3.3 Dynamic precipitates at grain boundaries

The microstructures of the forged samples were examined by TEM and are shown in Figs.8(a) and (b) in as-forged and T5-aged conditions, respectively. A high density of dislocations can be observed in the as-forged condition due to previous plastic deformation during forging, as shown in Fig.8(a). Inside the grains, the dislocation density is lower and the grain boundaries are associated with high dislocation density. Further ageing leads to the recovery process associated with the absorption of dislocations (Fig.8(b)). The inset in Fig.8(b) shows equiaxed ultrafine grains of submicron size. Some of the grain boundaries are poorly delineated. This suggests that the dynamic recrystallization occurred during MAF.

Fig.7 Optical (a) and SEM (b) images of forged sample annealed at 430 °C for 30 min

 

Fig.8 Typical TEM bright-field images of forged GW94 alloy in as-forged (a) and T5-aged (b) conditions with corresponding SAED patterns (c, d) and EDS analysis (e) of dynamic precipitates. Inset in (b) shows grain boundaries of magnesium matrix

Similar to the results obtained in SEM images shown in Figs.5(b) and 7(b), TEM images also show the presence of dynamic precipitates at grain boundaries in the MAF processed material. The corresponding selected-area electron diffraction (SAED) patterns of [211] and [111] zone axis are shown in Figs.8(c) and (d), respectively. It is confirmed that the precipitates in the forged samples are mostly the equilibrium β-Mg5(Gd,Y) (space group: F-43m) phase, which is an FCC structured crystal with  a=2.23 nm. The table in Fig.8(e) lists the average composition of the dynamic precipitates, as determined by EDS analysis. The fine Mg5(Gd,Y) phases distributed at the grain boundaries and greatly restricted the growth of the dynamic recrystallized (DRXed) grains during the MAF processing, resulting in the remarkable grain refinement.

The dynamically recrystallized grains are fine in the forged samples, regardless of the aging treatment, which may lead to high proof stresses according to the Hall-Petch relationship. Furthermore, the forging process promotes a high density of nanoscale Mg5(Gd,Y) dynamic precipitates at the grain boundaries during processing. These precipitates enhance both the strength and ductility of the alloy through increasing dislocation density and work hardening rate due to the interactions between nanoprecipitates and dislocations[3]. Because of their high thermal stability, Mg5(Gd,Y) precipitates are also believed to stabilize the UFG structure produced by MAF through grain boundary pinning[19-20] and hence contribute to the superplastic ductility at elevated temperature.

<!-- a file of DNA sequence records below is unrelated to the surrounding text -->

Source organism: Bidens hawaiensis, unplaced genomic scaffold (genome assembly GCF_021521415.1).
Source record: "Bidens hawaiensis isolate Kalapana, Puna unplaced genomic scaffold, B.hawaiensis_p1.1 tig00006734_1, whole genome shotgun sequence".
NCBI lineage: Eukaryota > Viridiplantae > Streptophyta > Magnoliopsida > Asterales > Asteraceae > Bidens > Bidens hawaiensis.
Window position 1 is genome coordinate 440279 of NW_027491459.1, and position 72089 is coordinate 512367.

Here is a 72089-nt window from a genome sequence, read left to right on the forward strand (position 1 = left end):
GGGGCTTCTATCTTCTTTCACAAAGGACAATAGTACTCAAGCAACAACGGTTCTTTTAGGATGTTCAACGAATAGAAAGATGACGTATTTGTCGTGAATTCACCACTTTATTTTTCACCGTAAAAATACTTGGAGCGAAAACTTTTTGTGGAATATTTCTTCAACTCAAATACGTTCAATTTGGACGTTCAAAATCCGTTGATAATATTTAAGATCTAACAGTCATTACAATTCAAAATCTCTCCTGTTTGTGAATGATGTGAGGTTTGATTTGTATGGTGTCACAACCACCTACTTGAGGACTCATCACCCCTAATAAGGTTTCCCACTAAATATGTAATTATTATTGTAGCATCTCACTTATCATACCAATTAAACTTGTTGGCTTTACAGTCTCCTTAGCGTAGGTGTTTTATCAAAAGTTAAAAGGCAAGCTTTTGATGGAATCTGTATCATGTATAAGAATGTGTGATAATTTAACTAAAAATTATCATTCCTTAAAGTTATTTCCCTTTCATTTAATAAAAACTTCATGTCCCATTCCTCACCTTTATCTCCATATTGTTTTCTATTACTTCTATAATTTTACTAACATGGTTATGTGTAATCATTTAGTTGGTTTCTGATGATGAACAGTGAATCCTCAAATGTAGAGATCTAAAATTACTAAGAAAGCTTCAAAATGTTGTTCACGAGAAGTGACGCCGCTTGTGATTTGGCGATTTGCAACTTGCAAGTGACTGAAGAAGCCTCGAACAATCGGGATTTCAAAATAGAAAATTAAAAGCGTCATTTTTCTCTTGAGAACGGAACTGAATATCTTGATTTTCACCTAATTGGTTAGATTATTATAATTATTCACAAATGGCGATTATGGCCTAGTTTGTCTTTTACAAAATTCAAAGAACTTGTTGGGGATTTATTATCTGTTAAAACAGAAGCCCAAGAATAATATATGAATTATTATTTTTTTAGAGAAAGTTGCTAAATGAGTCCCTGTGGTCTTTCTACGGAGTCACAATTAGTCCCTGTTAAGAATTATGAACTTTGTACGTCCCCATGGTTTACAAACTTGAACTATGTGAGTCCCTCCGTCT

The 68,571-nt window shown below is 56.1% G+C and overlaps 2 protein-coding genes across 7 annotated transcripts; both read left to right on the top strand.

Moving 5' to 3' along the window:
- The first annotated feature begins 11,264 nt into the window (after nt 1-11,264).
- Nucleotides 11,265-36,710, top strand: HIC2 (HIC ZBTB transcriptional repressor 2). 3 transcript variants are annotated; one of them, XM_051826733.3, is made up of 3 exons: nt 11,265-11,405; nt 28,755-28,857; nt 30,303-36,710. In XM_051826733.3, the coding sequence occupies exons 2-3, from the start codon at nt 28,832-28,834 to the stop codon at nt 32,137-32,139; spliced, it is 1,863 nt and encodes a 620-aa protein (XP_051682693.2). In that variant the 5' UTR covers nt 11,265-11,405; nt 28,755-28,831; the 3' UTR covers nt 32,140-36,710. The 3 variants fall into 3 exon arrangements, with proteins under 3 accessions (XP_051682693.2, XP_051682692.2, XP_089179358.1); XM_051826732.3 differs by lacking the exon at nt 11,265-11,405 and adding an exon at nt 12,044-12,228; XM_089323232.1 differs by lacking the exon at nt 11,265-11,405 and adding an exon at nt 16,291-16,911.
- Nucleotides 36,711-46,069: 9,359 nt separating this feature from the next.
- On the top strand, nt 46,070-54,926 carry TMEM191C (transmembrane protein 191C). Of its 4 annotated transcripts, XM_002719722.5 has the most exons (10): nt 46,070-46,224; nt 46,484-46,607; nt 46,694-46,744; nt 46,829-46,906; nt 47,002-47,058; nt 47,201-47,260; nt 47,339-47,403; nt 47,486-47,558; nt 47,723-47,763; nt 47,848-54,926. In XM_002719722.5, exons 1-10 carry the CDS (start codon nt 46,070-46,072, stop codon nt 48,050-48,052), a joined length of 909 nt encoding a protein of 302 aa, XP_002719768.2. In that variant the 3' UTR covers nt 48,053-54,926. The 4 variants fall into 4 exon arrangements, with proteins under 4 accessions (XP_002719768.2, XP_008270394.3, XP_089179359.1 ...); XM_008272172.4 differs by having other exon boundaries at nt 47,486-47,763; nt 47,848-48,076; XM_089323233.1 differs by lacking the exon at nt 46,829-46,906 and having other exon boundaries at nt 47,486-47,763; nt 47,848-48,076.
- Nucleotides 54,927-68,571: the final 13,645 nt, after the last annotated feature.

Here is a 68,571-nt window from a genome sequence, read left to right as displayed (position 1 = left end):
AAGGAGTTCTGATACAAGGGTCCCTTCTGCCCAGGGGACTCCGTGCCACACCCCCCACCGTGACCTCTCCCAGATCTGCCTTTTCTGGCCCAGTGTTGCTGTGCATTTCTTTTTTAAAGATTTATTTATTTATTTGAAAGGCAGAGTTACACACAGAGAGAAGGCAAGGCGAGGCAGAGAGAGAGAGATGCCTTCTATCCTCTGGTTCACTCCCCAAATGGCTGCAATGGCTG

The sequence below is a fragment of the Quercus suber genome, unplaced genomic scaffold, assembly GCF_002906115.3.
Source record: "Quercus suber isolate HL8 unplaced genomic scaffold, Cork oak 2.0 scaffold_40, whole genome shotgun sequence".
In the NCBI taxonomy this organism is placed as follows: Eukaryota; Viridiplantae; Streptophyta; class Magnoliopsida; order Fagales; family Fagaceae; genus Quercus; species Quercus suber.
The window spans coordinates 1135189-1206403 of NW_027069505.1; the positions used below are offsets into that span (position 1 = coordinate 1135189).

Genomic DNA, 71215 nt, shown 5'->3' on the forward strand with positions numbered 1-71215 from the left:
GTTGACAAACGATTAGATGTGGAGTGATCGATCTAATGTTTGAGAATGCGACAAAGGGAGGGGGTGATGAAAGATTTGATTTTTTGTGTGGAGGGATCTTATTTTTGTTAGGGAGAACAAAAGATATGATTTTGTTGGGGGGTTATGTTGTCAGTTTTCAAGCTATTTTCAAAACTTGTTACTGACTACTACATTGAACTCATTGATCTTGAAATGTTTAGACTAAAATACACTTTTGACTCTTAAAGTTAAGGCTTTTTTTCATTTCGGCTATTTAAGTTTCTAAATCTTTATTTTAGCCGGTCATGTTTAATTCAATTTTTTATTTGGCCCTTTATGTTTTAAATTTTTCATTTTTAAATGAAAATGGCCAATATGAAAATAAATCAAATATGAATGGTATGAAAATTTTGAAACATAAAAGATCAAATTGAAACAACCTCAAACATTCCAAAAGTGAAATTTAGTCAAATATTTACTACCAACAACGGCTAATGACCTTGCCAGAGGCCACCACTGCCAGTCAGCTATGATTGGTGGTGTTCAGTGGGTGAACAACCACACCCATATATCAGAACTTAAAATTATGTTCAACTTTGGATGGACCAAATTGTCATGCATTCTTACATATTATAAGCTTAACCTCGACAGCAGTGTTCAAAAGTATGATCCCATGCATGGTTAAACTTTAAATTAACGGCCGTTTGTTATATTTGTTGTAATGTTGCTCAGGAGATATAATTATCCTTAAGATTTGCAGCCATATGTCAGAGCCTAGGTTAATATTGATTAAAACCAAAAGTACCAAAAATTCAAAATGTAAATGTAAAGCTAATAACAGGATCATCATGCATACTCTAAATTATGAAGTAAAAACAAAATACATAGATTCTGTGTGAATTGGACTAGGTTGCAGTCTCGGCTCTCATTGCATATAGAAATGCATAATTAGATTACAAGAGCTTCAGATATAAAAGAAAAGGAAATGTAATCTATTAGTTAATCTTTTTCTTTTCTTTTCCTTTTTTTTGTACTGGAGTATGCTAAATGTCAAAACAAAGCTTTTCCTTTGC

3.4 Fractographs

The SEM fractographs of tensile samples of the as-extruded and the as-forged GW94 alloy are shown in Figs.9(a) and (b), respectively. The fracture surface of the as-extruded alloy (Fig.9(a)) is mainly composed of large cleavages. At a few locations (where the broken secondary particles exist), however, a weak dimple pattern is visible. This is consistent with the observed lower ductility value of elongation to failure. The fracture surface of the MAF processed sample was examined and a distinctly different fracture mode compared with that of the as-extruded counterpart is observed. As shown in Fig.9(b), the fracture surface of the as-forged alloy is full of dimples and grain boundaries which can be ascribed to its high ductility of 23%. Furthermore, Mg5(Gd,Y) particles are embedded in the magnesium matrix and are visible at the bottom of the large dimples.

Fig.9 Fractographs of fractured tensile specimens: (a) As-extruded; (b) As-forged

4 Conclusions

1) GW94 alloy with high strength and high ductility could be fabricated by using MAF. The ductility of the forged GW94 alloy is enhanced dramatically over that of conventional extrusion processing. Samples in T5 condition exhibit a high strength of 377 MPa and tensile elongation of 22%. The MAF processed alloy exhibits superplastic behavior at 573 K with a maximum elongation of 450%.

2) The microstructure of the MAF processed alloy consists of equiaxed ultrafine grains in submicron size and dynamic Mg5(Gd,Y) nano precipitates at grain boundaries. The fine secondary phases restrict the dynamic recrystallized grain growth during the MAF processing, resulting in a remarkable grain refinement. The UFG microstructure and the fine dispersion of nanoscale Mg5(Gd,Y) particles are responsible for the high strength and high ductility of this alloy.

References

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多向锻造对高强度Mg-Gd-Y-Zr合金的塑性增强作用

高 磊1, 2, 陈荣石1, 韩恩厚1

1. 中国科学院 金属研究所 金属腐蚀与防护国家重点实验室, 沈阳 110016;

2. 中国科学院研究生院, 北京 100039

摘 要:采用多向锻造及人工时效制备高强度高塑性GW94合金。该合金具有完全再结晶组织和亚微米级超细等轴晶,其抗拉强度、屈服强度及伸长率分别为377 MPa,295 MPa和21.7%。与传统挤压工艺相比,多向锻造显著提高材料的塑性。在573 K下拉伸时,该合金表现出超塑性,其最大伸长率为450%。GW94合金的高强度和高塑性是由完全再结晶晶粒和在晶界处动态析出Mg5(Gd,Y) 纳米颗粒的共同作用。

关键词:Mg-Gd-Y合金; 塑性; 多向锻造;组织; 动态析出

(Edited by FANG Jing-hua)

Foundation item: Project (2007CB613704) supported by the National Basic Research Program of China

Corresponding author: CHEN Rong-shi; Tel: +86-24-23926646; Fax: +86-24-23894149; E-mail: rongshichen@yahoo.com

DOI: 10.1016/S1003-6326(11)60794-2